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Today I visited the Museum of London to learn more about the history of this great city.

Museum of London entrance: photo by Martin Addison, from Wikimedia Creative Commons

The Museum of London is set up for visitors to follow the exhibits in chronological order, “like IKEA” the information lady told me.  (I guess I look like an IKEA shopper!)  It begins with an exhibit on the area before the city was founded, continues with Roman times, the medieval era, on up to modern day London.

The Romans invaded the area around 43 AD, planning to build a bridge across the River Thames for better access to the rest of Britain.  It is believed that the site of the original London Bridge is very close to the current site.  The Roman city, Londinium, grew around the northern end of the bridge.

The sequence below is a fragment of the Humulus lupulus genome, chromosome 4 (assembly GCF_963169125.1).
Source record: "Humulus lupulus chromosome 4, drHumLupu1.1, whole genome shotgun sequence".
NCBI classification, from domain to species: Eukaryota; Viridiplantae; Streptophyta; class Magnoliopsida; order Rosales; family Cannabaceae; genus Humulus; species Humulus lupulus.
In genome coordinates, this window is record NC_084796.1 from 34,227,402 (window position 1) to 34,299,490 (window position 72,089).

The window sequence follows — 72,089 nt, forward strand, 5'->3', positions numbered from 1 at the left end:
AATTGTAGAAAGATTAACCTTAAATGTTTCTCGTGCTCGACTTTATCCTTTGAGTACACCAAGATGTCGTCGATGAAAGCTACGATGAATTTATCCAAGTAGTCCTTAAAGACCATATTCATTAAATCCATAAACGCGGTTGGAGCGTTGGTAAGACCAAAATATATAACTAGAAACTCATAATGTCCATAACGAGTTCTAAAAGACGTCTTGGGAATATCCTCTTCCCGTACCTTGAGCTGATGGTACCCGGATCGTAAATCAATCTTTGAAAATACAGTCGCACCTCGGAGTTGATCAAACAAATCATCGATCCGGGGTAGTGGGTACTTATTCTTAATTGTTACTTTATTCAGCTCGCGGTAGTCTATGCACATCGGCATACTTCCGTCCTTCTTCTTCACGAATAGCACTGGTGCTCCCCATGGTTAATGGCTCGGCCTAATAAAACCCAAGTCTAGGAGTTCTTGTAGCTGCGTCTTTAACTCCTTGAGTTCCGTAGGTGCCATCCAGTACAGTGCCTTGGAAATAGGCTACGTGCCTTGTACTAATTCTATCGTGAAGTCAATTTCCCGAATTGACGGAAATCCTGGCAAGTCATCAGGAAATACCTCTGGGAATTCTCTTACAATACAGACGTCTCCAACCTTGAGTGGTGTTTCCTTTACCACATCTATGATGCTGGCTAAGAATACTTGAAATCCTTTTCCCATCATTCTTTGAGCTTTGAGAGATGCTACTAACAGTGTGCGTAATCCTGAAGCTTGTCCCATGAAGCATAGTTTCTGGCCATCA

The museum is built right by the old city wall.  Construction first began on the London Wall around 100-120 AD under the Romans.  During the bombings of World War II and the subsequent rebuilding of the city, parts of the wall were rediscovered and researchers were able to determine the outlines of the city wall.

Near the Museum of London, on Noble Street, this section of the wall was uncovered during one of those German bombing raids.

Archeologists continue to make discoveries about Londinium today, especially when areas are excavated for modern building projects.  The article below describes how an old Roman bath was recently found along the Thames near the site of the first London Bridge.